The Uncounted Contractor Casualties
Of all the things said and written about private military and security contractors working for the U.S. government in various war zones one of the least discussed is the sacrifices they make. And like regular military forces they also pay the ultimate sacrifice, as in dying. Unlike regular military personnel their deaths rarely get any notice, aside from a company press release and a few paragraphs in the hometown newspaper. (click HERE for Fallen Contractors Memorial at American Contractors in Iraq and Afghanistan)
Their sacrifices are so unrecognized that if Washington, D.C. were to build yet another war memorial on the mall The Tomb of the Unknown Contractor would have to be considered a viable candidate for selection. To paraphrase the old saw about regular military forces, one might say in regard to recognition of contractors wounded and killed, “nothing is too good for our contractors so that’s what we’ll give them. Nothing.”
Admittedly there is slightly better recognition of the wounded and dead contractors than when the U.S. invaded Afghanistan and Iraq but that is not saying a whole lot. There simply has not been much detailed analysis of this subject. That is why a recent paper strongly deserved attention. It is Dead Contractors: The Un-Examined Effect of Surrogates on the Public’s Casualty Sensitivity by Prof. Steven L. Schooner and student Collin D. Swan, both of the George Washington University Law School, was recently published in the Journal of National Security Law & Policy.
In the paper they examine the “casualty sensitivity” effect. Economists define this as an inverse relationship exists between the number of military deaths and public support. Currently, most studies suggest that “majorities of the public have historically considered the potential and actual casualties in U.S. wars and military operations to be an important factor in their support.”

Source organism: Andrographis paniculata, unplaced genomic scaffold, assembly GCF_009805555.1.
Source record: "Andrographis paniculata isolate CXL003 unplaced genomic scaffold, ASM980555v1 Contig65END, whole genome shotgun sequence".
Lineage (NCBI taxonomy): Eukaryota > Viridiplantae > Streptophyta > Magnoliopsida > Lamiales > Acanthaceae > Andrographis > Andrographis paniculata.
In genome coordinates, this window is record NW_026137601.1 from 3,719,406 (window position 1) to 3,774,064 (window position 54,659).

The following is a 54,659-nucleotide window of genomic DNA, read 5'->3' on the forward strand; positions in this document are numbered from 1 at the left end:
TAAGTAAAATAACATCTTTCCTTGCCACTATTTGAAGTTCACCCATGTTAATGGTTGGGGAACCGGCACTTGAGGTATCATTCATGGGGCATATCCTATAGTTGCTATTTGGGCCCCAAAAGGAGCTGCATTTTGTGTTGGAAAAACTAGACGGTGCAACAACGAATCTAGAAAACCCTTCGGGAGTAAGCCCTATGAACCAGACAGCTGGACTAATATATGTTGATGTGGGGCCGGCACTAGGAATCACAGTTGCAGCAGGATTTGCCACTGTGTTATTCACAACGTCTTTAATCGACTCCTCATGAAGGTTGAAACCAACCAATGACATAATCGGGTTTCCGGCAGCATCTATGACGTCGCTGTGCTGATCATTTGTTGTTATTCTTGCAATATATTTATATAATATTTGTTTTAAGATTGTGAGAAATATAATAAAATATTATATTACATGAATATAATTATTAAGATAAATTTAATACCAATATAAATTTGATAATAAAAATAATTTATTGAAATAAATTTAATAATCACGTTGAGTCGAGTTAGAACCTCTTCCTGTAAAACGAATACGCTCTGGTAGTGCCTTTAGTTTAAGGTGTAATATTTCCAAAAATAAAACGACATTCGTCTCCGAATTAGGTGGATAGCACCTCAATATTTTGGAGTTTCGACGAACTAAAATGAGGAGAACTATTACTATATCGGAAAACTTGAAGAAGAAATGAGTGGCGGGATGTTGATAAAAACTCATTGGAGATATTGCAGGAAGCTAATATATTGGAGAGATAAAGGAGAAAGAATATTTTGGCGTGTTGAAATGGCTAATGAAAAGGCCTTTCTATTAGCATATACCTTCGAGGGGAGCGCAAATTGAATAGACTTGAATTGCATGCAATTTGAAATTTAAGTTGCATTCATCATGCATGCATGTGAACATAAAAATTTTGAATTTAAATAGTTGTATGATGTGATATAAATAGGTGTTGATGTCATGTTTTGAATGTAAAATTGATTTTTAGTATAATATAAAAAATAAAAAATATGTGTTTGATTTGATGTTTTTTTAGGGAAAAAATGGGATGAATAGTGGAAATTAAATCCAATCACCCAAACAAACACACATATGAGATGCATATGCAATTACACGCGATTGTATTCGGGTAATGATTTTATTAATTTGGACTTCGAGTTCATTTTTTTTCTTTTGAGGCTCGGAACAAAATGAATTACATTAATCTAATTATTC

But Schooner and Swan believe this effect is being undermined by the use of contractors and merits reexamination. Sadly, the unrecognized fact is that
The military is populated by a “blended workforce” that integrates soldiers with private-sector contractor employees—comprised of both U.S. citizens and, to a large extent, foreign nationals—in every conceivable aspect of the mission abroad.” Not surprisingly, one result of this integration is that contractors are dying alongside—or in the place of—soldiers at unprecedented and (arguably) alarming rates. For the most part, this “substitution” has taken place outside of the cognizance of the public and, potentially, Congress.
Just how much risk are contractors exposed to? The authors note that on today’s battlefield, the ratio of U.S. troops to contractors has never been lower. While the number of contractors employed by the military varied from conflict to conflict, historically, the ratio of contractors to troops averaged around one-to-six. Other than Bosnia, the last decade witnessed the U.S. government’s first sustained operations where contractors consistently outnumbered troops in the battle space. The Congressional Research Service recently reported that private security contractors are four times more likely to be killed in Afghanistan than uniformed personnel.
As a consequence contractors are inevitably bearing a larger portion of the casualty rate. The paper notes that cumulatively, contractor deaths account for over twenty-five percent of total losses since the U.S. entered Iraq and Afghanistan. But even that dramatic figure understates the extent to which—in the last two-to-three years—contractors have increasingly absorbed the most significant cost of our military actions.
And despite the fact that U.S. troops have been withdrawing from Iraq and will do the same in Afghanistan starting this year contractor casualties are unlikely to decrease. A number of actions work against that. These include:
- Secretary of Defense Gates plans to reduce the number of Army and Marine ground forces by as many as 27,000 troops within the next three years.
- On February 1, 2011, Army Secretary John M. McHugh suspended the Army’s current effort to in-source work from contractors and subjected all future insourcing proposals to rigorous review.
- As the State Department prepares to take over the U.S. reconstruction effort in Iraq, James F. Jeffery, the U.S. ambassador to Iraq, testified in early 2011 that he expects his staff to more than double in size within the coming year, from 8,000 to 17,000 people; most of that personnel growth will be contractors.